Manuela Abelho: fallen leaves and feeding streams

Manuela Abelho
Manuela Abelho

The journey is as important as the destination:  autumn-leaves as the main food source for stream communities

In this Insight, Manuela Abelho discusses her recent paper, Litter movement pathways across terrestrial–aquatic ecosystem boundaries affect litter colonization and decomposition in streams.

About the research

How did you come up with the idea for it?

There is an enormous amount of leaves which accumulate each year in riparian areas. Some of these leaves eventually enter streams, but, as far as I know – nobody studied decomposition of leaf litter as it flows from the riparian area to the water. I noticed this gap of knowledge and I had the idea of designing an experiment to see how leaf litter decomposition proceeds along the terrestrial-aquatic continuum.

Did you have any problems gathering your data?

Because I do not work with a team, I have not much help for field or laboratory work. Thus I had to use my brother to help during the experiment.

How is your paper new or different from other work in this area?

The main difference is that it focuses on the meta-ecosystem. Despite the enormous amount of data gathered on leaf litter decomposition in terrestrial and in aquatic ecosystems, as far as I know, this is the first study assessing decomposition of leaf litter along a gradient of terrestrial-aquatic conditions.

Where you surprised by anything when working on it?

I was very surprised to find out that a period of terrestrial decomposition dramatically inhibits the colonization of leaf litter by aquatic hyphomycetes once this leaf litter reaches the water. Until now, all discussions about leaf litter processing in streams were based on leaves that decompose only in water. This adds knowledge to the field because we now know that leaf litter that reaches the water after starting decomposing in the terrestrial environment does not behave in the same way as leaf litter only decomposing in water. This may change what we think we know about stream processes.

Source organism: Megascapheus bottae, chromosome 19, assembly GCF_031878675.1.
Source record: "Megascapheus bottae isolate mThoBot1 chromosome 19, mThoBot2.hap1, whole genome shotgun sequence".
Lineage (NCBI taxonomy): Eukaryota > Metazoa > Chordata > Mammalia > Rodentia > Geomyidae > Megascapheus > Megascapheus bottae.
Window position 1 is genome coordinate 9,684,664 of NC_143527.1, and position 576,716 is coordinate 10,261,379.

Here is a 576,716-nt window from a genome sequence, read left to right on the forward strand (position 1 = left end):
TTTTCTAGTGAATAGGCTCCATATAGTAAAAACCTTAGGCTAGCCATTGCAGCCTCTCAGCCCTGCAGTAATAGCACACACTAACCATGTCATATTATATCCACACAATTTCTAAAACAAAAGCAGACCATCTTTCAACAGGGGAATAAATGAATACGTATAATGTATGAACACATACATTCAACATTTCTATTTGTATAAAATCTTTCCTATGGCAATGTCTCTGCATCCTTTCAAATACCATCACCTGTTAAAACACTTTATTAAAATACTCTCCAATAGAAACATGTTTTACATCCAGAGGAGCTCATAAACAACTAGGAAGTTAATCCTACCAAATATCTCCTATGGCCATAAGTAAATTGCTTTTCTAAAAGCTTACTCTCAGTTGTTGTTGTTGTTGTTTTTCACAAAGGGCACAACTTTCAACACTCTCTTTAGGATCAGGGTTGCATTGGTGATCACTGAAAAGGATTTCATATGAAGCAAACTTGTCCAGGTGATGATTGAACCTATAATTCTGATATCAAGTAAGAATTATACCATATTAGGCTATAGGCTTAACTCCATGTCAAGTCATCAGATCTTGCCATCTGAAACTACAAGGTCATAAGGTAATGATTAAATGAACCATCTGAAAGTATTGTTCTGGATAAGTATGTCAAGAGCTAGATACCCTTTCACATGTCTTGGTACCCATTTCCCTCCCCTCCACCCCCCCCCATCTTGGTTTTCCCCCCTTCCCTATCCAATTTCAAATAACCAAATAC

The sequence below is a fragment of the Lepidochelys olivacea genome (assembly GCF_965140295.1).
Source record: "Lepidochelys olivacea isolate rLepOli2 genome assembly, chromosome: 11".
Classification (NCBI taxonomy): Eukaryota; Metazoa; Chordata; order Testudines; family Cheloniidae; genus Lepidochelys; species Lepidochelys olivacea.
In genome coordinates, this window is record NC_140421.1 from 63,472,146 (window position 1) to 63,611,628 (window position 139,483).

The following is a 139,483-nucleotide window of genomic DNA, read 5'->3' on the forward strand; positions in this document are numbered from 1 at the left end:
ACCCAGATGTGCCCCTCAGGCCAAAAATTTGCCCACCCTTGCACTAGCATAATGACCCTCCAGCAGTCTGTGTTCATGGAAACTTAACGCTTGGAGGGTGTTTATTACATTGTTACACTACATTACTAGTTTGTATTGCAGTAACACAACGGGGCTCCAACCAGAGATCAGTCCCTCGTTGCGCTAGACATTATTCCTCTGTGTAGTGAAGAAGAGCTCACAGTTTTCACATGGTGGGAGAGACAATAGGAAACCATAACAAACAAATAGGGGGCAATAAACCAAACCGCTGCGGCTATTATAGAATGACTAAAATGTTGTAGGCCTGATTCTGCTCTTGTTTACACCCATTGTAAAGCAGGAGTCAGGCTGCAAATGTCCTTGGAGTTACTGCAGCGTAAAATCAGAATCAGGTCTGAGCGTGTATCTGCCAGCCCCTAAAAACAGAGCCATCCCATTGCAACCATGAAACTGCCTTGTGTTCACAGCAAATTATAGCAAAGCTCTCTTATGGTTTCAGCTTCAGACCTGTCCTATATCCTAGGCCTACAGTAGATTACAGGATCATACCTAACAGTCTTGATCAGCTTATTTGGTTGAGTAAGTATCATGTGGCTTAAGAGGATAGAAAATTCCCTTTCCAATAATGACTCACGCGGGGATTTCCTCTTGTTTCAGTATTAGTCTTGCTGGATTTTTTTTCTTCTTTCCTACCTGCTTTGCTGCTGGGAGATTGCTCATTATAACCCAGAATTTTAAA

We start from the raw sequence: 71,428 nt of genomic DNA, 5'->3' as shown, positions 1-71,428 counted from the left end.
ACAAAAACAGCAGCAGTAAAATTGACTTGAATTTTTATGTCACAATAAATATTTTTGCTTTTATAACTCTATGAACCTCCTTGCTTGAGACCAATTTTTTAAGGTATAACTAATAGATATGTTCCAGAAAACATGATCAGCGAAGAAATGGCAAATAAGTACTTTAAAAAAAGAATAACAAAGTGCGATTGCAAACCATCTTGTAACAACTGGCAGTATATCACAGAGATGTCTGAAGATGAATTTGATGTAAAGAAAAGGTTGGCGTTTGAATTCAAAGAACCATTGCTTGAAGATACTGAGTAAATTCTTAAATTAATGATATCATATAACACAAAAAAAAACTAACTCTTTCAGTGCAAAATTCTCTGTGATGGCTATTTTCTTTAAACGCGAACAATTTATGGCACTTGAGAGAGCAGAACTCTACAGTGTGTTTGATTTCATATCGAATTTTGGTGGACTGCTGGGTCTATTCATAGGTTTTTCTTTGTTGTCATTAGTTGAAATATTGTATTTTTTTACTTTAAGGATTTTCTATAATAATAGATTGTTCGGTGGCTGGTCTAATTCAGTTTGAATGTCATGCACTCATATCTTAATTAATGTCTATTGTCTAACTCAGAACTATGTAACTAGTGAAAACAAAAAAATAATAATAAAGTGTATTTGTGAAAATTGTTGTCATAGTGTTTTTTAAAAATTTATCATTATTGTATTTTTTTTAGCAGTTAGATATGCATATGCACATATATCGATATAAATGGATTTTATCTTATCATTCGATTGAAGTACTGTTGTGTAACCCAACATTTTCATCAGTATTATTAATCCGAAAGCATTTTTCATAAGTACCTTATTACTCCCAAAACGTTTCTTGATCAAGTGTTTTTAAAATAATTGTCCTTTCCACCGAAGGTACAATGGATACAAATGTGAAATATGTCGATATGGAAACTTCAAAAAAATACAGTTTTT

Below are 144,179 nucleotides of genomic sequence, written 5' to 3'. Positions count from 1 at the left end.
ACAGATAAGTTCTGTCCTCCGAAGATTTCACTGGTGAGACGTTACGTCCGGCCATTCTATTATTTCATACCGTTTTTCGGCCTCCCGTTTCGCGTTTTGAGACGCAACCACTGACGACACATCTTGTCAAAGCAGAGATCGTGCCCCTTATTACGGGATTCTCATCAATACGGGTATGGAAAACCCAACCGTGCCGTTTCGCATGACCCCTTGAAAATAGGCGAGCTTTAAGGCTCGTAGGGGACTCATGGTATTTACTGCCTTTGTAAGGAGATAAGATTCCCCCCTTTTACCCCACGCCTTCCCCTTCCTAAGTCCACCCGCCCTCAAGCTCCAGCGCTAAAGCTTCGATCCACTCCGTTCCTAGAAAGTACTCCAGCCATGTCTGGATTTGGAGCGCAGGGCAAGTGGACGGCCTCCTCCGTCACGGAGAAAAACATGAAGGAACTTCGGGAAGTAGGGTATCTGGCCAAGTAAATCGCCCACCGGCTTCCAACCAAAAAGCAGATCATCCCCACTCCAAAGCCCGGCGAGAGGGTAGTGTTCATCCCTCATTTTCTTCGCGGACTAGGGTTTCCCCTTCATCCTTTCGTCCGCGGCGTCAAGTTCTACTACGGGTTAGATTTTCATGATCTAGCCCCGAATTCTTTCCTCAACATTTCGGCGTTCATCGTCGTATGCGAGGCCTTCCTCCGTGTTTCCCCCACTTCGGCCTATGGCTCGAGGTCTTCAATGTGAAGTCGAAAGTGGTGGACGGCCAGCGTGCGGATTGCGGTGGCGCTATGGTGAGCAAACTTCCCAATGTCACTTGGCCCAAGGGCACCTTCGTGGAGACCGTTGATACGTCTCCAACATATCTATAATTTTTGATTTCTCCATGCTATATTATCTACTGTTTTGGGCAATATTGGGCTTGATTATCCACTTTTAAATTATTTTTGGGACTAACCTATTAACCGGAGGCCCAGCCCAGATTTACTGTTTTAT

Now that this paper has been published, what is the next step?

I think that our paper opens the way for a more integrated study of meta-ecosystems such as streams and their riparian areas. Also, we will need to find answers for the observed differential aquatic hyphomycete colonization of litter decomposing both in the terrestrial and in the aquatic ecosystem and only in water.

About the Author

How did you get involved in ecology?

That was a long time ago! In fact I graduated as a Biologist specialized in Physical Anthropology with the dream of studying human evolution. However, by then I could find no opportunities to continue my studies in that area, and in 1992 I finally enrolled in a master programme in ecology and I continued involved in ecology ever since.

I started doing research by studying stream ecology, and I was always very interested on litter processing in streams. I’ve been studying organic matter decomposition in streams ever since. Enrique has been studying aquatic hyphomycetes – the main aquatic decomposers of leaf litter in streams – all his (already long) life.

What’s your current position?

I am a professor at the Agriculture School of Polytechnic Institute of Coimbra, Portugal, where I am also the International Relations Coordinator. Most of my time is dedicated to teaching and to organizational activities. Thus, although I am also a researcher at Centre for Functional Ecology, my research has been scarce in the last years.

What do you do in your spare time?

I love travelling, trekking in nature, and nature photography, and I often do that in my spare time.

You can read Manuela’s paper here: Litter movement pathways across terrestrial–aquatic ecosystem boundaries affect litter colonization and decomposition in streams.

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